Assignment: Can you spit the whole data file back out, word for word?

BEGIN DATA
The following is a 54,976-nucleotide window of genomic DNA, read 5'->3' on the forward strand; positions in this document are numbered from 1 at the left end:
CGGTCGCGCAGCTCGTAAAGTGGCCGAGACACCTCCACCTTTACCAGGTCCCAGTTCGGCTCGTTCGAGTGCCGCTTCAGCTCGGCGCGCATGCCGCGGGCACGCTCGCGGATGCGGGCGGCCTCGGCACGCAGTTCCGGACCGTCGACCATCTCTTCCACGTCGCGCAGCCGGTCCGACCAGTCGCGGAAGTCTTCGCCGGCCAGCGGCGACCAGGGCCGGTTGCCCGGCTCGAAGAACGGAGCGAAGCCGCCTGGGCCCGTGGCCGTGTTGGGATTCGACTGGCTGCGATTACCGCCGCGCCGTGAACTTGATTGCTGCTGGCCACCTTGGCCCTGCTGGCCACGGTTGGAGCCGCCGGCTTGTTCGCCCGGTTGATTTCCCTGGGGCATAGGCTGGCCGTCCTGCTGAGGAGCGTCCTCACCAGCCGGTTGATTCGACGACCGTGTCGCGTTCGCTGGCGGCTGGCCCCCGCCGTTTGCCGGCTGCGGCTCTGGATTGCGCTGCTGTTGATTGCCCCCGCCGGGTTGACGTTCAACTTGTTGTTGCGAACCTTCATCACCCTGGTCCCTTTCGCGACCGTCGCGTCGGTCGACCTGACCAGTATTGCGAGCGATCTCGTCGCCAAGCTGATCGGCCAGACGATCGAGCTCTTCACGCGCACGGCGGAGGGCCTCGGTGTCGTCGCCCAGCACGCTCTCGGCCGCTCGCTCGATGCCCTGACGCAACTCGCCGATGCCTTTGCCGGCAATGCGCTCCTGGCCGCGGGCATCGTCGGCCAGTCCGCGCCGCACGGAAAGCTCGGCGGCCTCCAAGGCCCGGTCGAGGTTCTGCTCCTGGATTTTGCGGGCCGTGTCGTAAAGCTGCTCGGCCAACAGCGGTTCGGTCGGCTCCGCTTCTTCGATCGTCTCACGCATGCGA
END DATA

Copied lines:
The following is a 54,976-nucleotide window of genomic DNA, read 5'->3' on the forward strand; positions in this document are numbered from 1 at the left end:
CGGTCGCGCAGCTCGTAAAGTGGCCGAGACACCTCCACCTTTACCAGGTCCCAGTTCGGCTCGTTCGAGTGCCGCTTCAGCTCGGCGCGCATGCCGCGGGCACGCTCGCGGATGCGGGCGGCCTCGGCACGCAGTTCCGGACCGTCGACCATCTCTTCCACGTCGCGCAGCCGGTCCGACCAGTCGCGGAAGTCTTCGCCGGCCAGCGGCGACCAGGGCCGGTTGCCCGGCTCGAAGAACGGAGCGAAGCCGCCTGGGCCCGTGGCCGTGTTGGGATTCGACTGGCTGCGATTACCGCCGCGCCGTGAACTTGATTGCTGCTGGCCACCTTGGCCCTGCTGGCCACGGTTGGAGCCGCCGGCTTGTTCGCCCGGTTGATTTCCCTGGGGCATAGGCTGGCCGTCCTGCTGAGGAGCGTCCTCACCAGCCGGTTGATTCGACGACCGTGTCGCGTTCGCTGGCGGCTGGCCCCCGCCGTTTGCCGGCTGCGGCTCTGGATTGCGCTGCTGTTGATTGCCCCCGCCGGGTTGACGTTCAACTTGTTGTTGCGAACCTTCATCACCCTGGTCCCTTTCGCGACCGTCGCGTCGGTCGACCTGACCAGTATTGCGAGCGATCTCGTCGCCAAGCTGATCGGCCAGACGATCGAGCTCTTCACGCGCACGGCGGAGGGCCTCGGTGTCGTCGCCCAGCACGCTCTCGGCCGCTCGCTCGATGCCCTGACGCAACTCGCCGATGCCTTTGCCGGCAATGCGCTCCTGGCCGCGGGCATCGTCGGCCAGTCCGCGCCGCACGGAAAGCTCGGCGGCCTCCAAGGCCCGGTCGAGGTTCTGCTCCTGGATTTTGCGGGCCGTGTCGTAAAGCTGCTCGGCCAACAGCGGTTCGGTCGGCTCCGCTTCTTCGATCGTCTCACGCATGCGA